Cordilleran Section - 97th Annual Meeting, and Pacific Section, American Association of Petroleum Geologists (April 9-11, 2001)

Paper No. 0
Presentation Time: 8:10 AM


SLADE III, Martin A.1, HARMON, John K.2, JURGENS, Raymond F.1 and HARCKE, Leif J.3, (1)Jet Propulsion Laboratory, California Institute of Technology, M/S 238-420, 4800 Oak Grove Dr, Pasadena, CA 91109-8099, (2)NAIC/Arecibo, Puerto Rico, (3)Stanford Univ,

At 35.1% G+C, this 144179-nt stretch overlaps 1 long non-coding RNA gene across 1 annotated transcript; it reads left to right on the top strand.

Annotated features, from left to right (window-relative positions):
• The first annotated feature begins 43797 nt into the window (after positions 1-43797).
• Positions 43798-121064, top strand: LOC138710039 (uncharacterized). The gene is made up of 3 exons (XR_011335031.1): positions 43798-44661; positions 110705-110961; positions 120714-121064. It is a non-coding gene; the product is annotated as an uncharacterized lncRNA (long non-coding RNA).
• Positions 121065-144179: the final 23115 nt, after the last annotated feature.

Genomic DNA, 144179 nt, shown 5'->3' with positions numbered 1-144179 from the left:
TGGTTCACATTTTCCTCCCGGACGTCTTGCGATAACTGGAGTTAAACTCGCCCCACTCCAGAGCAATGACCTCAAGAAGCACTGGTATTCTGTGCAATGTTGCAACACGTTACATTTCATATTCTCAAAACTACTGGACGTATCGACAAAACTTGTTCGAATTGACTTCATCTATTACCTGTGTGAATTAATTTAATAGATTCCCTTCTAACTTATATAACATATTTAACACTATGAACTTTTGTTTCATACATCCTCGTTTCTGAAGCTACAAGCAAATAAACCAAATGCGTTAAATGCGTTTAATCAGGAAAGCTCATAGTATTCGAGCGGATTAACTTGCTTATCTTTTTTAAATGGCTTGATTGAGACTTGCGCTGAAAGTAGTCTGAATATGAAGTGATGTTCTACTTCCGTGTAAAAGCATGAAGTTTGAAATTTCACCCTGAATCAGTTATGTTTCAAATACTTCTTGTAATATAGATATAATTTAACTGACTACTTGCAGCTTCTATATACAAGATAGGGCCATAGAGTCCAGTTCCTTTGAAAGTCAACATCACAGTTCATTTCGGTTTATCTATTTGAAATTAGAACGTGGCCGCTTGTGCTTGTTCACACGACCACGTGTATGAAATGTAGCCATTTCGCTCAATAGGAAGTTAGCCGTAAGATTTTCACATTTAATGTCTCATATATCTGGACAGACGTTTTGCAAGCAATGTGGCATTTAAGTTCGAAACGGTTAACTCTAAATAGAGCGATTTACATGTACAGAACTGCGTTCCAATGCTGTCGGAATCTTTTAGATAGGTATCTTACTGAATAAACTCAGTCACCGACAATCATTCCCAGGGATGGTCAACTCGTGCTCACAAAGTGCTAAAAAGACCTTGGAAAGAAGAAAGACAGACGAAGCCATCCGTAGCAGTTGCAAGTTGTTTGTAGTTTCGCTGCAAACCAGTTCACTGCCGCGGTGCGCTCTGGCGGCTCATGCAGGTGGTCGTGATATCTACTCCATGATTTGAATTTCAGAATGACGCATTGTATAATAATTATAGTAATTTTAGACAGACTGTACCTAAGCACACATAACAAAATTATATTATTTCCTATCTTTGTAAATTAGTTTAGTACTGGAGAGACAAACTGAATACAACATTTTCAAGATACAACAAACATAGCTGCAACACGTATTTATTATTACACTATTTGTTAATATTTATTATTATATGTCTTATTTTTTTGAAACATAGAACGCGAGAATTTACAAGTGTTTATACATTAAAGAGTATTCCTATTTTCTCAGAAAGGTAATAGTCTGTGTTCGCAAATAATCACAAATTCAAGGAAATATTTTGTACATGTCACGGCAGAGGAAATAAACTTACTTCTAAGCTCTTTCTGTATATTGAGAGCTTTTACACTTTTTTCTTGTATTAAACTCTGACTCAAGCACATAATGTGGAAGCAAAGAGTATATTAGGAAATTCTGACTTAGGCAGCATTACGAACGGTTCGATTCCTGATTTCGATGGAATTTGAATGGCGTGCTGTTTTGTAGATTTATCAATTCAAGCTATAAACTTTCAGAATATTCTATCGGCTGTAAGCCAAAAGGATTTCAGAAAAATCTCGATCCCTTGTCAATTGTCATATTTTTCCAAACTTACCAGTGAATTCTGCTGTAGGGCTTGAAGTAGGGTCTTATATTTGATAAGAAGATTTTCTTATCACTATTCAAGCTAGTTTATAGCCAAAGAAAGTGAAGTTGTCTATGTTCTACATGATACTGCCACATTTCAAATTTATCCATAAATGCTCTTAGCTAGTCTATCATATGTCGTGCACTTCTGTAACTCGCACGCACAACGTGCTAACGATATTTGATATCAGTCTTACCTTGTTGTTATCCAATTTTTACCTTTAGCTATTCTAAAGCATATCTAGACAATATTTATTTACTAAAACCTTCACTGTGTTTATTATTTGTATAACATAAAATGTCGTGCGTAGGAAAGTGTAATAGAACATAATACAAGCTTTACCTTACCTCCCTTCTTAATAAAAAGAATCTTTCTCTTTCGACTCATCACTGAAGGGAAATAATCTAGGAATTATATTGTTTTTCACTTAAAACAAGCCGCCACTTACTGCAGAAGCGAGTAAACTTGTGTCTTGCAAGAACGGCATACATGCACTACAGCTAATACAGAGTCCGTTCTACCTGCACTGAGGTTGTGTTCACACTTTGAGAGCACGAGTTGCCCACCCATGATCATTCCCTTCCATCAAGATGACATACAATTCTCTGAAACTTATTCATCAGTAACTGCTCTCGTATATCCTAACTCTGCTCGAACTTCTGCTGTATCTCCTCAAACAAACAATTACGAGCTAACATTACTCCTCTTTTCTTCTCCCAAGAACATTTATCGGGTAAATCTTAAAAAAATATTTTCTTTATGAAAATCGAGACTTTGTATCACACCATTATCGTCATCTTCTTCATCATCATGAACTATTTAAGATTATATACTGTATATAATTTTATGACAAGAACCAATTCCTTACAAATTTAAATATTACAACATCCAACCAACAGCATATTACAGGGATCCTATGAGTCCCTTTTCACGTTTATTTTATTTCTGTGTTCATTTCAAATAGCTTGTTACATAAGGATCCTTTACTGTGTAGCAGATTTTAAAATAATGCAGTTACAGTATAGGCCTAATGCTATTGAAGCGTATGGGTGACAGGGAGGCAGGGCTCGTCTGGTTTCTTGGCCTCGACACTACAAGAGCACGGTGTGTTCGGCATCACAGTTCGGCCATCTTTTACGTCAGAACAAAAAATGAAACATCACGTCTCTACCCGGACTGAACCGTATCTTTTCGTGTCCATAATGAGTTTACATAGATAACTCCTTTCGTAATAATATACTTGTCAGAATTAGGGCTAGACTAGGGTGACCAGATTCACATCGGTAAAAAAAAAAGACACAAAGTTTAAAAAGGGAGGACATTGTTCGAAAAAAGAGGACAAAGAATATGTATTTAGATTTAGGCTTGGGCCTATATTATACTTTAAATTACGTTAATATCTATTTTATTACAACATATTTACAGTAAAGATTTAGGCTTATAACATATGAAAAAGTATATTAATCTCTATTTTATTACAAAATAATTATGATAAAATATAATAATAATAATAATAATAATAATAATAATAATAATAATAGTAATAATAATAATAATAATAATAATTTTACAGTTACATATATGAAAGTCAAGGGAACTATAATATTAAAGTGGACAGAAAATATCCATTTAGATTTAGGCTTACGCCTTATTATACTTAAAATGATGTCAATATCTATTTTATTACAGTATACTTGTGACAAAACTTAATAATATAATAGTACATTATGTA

Mercury's radar-bright features at the north and south poles are likely caused by coherent backscatter from water ice deposits in shaded crater floors. The recently upgraded Arecibo 13-cm radar was used to make high-quality images of the north pole at 3-km and 1.5-km resolution. The south pole of Mercury will not be visible again from Arecibo until 2004. However, the south pole will be observable from Goldstone at the most southerly subradar locus in February 2001. The observing aspect next year will thus be as favorable as is possible, with the south pole tilted toward Earth by up to 10.7 degrees and the planet at minimum distance and hence maximum echo strength. The south pole is known to be dominated by a large circular feature coming from the floor of Chao Meng-Fu crater. A few other features have been seen at the south pole, but, because of a smaller data set, the 1994 Arecibo south polar image at 15-km resolution is somewhat lower in signal/noise than the 1994 Arecibo north polar image (and thus very degraded from the recent Arecibo coverage of the north polar features). Goldstone observations in February 2001 will be made using the so-called "long-code" technique to mitigate the aliasing effects of the overspread echo. This technique was developed primarily for Mars imaging, but the much greater overspreading at 3.5-cm requires long-code methods. In 1999, the long-code method was implemented at Goldstone for the first time, resulting in successful imaging of Mercury north polar features at 6-km resolution. This was the first time Mercury's polar features were resolved at 3.5-cm. By making similar observations in February 2001 and by integrating over several days of observation, we should obtain south polar images of quality comparable to the recent Arecibo north pole images. We also point out that, while our primary objective here is to image the south pole, these images will also give full coverage of the visible Mercury disk and will therefore be useful for reflectivity mapping of non-polar regions.